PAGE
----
- The Washington Times - Friday, August 11, 2000

The Internet is either political boom or bust, depending on who's talking.

For the Democrats, the Net has been turned into yet another way to pump up their cozy populist image. Officials promise Los Angeles will herald "the first genuine e-convention."

It's not just high-tech gyrations, though. The Democrats are on a quest.

The convention, they say, will quell that great "digital divide," a term Vice President Al Gore coined earlier this year in a speech that claimed "computer literacy is a fundamental civil right."

The Democratic National Committee (DNC) is offering a free Internet and e-mail service, FreeDem.com, to be introduced at the convention.

The idea has transfixed party players.

"The Democratic Party is a party by the people and for the people, providing premium Internet access to all citizens, regardless of financial status or political preference," said the DNC's Joe Andrew.

It's a "visionary step," noted Eric Bauman of the Los Angeles County Democratic Party, while DNC chair Ed Rendell said the service allows "all people to become involved in our nation's political process."

Of course, one first must have a computer to access anything at the site (www.FreeDem.com), but that has not quelled enthusiasm.

Republicans, meanwhile, are convinced that Los Angeles is host to the "Reinvention Convention" and will offer recordings of Mr. Gore's "greatest hits" at the GOP Web site (www.rnc.org).

"We're going to help the American people peek behind the curtain," said Republican National Committee chairman Jim Nicholson, who has assembled 18 notable Gore sound bites, including his claim of inventing the Internet.

The party also is buying up domain names that have a Democratic flavor.

On Monday, the RNC registered such sites as AlandJoe.com and AlandJoe.org in their own name. Neither site is active; both are meant to irk Democratic rivals, who already have launched Bush-Cheney.net, a critique of the GOP ticket.

News organizations of many stripes already are touting their plans for cyber-coverage, a craft already introduced at "Internet Alley" in Philadelphia. Some 35 Internet news organizations asserted themselves alongside traditional press groups.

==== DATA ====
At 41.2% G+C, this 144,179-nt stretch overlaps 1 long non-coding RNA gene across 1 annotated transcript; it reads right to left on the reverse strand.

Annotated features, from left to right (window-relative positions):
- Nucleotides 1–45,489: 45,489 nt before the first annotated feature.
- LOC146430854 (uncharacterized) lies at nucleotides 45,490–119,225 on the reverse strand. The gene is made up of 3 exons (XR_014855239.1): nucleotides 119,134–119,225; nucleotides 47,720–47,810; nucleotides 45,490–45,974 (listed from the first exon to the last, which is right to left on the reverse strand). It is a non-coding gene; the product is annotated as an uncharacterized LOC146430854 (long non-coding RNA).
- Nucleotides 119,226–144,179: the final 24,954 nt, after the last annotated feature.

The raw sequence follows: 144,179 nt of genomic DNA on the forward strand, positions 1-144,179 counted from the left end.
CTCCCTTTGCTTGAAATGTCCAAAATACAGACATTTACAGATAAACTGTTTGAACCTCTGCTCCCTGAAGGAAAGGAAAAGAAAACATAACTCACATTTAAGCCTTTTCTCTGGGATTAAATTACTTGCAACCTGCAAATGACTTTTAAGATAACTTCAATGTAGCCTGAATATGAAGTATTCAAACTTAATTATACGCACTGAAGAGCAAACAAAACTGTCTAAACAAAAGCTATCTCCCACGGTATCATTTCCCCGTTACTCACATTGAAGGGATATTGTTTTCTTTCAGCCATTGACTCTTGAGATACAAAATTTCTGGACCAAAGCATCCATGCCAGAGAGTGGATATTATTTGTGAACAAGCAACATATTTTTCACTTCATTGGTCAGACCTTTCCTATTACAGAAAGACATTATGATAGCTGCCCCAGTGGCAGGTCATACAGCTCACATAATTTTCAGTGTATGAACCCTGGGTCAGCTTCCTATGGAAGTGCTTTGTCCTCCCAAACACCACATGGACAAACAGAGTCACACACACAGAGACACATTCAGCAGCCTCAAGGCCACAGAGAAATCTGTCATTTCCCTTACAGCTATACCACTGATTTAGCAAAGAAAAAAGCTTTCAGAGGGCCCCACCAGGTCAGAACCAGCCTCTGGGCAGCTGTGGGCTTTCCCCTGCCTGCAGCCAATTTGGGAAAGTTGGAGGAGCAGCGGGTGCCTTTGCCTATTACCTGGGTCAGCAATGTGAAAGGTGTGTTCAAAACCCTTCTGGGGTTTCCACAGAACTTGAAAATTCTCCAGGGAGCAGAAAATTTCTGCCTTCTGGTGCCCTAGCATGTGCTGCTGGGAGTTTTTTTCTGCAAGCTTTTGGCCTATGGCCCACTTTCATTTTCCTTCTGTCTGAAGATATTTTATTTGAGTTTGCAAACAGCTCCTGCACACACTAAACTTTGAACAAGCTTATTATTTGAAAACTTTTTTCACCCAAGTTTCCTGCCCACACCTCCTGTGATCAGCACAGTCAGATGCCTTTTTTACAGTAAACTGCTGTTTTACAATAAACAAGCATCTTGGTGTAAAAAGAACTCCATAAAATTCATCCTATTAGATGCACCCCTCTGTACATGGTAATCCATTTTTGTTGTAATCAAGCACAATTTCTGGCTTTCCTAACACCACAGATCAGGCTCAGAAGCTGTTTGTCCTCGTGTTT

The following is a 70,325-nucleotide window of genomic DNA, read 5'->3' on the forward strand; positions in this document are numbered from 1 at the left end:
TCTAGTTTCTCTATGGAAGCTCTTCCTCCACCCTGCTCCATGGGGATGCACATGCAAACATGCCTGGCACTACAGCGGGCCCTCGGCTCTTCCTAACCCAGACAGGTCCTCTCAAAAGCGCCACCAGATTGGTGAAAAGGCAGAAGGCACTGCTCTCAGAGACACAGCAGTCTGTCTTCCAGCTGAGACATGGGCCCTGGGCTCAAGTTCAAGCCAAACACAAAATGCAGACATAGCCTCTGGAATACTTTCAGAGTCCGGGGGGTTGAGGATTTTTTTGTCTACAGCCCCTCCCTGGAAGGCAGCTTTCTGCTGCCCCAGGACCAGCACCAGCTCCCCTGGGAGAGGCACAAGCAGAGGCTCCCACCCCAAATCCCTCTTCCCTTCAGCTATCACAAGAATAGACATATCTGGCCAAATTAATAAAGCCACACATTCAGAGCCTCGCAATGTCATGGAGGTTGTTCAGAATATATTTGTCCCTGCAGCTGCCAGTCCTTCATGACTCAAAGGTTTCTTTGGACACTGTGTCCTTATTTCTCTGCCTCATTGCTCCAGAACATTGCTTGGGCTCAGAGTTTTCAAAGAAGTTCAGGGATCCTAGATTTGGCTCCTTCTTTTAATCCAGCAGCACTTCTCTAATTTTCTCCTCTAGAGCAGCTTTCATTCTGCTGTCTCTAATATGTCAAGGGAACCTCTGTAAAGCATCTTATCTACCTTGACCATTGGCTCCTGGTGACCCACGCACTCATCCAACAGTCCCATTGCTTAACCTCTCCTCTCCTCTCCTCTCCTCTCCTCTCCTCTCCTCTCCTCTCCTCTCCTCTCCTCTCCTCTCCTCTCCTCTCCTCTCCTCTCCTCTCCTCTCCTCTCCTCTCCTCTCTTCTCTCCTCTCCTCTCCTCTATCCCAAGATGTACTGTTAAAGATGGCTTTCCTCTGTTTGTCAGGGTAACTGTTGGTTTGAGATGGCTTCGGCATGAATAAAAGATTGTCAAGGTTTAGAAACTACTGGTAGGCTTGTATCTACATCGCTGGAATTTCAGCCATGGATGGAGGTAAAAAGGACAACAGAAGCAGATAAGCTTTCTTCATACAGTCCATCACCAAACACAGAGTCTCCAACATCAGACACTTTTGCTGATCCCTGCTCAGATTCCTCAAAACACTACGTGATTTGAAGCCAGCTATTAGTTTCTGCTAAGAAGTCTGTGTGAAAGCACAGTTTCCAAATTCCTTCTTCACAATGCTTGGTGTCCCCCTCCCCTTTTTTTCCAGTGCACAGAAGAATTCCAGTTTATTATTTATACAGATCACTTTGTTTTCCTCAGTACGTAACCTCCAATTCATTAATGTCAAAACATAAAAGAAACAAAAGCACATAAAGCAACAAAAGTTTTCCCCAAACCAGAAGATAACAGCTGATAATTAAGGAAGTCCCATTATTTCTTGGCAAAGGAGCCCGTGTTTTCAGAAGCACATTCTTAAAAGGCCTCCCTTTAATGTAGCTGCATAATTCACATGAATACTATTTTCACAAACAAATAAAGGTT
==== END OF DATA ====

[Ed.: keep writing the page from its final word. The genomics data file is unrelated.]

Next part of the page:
And like Philadelphia, the Los Angeles convention is wired and ready.

"The presidential conventions are a four-day, 24-hour, political news blitz. If we have the ability to cover it minute by minute, why wouldn't we allow our users to get the closest thing to actually being there?" asked Bernard Gershon of www.ABCNEWS.com.

ABC will offer the whole glitzy gamut: live, 360-degree Web camera shots from the convention floor, on-line chats with politicians and "politically outspoken celebrities," interactive message boards.

But all this may be for naught. A new survey from Ohio University and Scripps Howard reveals that cyber-politics is still very much a work in progress.

Fewer than a third of those surveyed think the Internet is a "useful source" of information about Campaign 2000; 52 percent said it wasn't useful at all.

People get most of their information from TV news, followed by daily newspapers and radio. Weekly news magazines and the Internet followed in popularity, with "political" magazines ironically enough at the bottom of the heap.

Despite the amount the parties spend on commercials, those polled said they gained no political information from television ads.

On-line journalists remain undaunted.

"Yes, this is all a work in progress," said Kelly Gannon of INEX TV, an Internet news group covering the convention.

"But there are people on the other end of those computers, and they are accessing the information. We're seeing their behavior evolve and refine itself."

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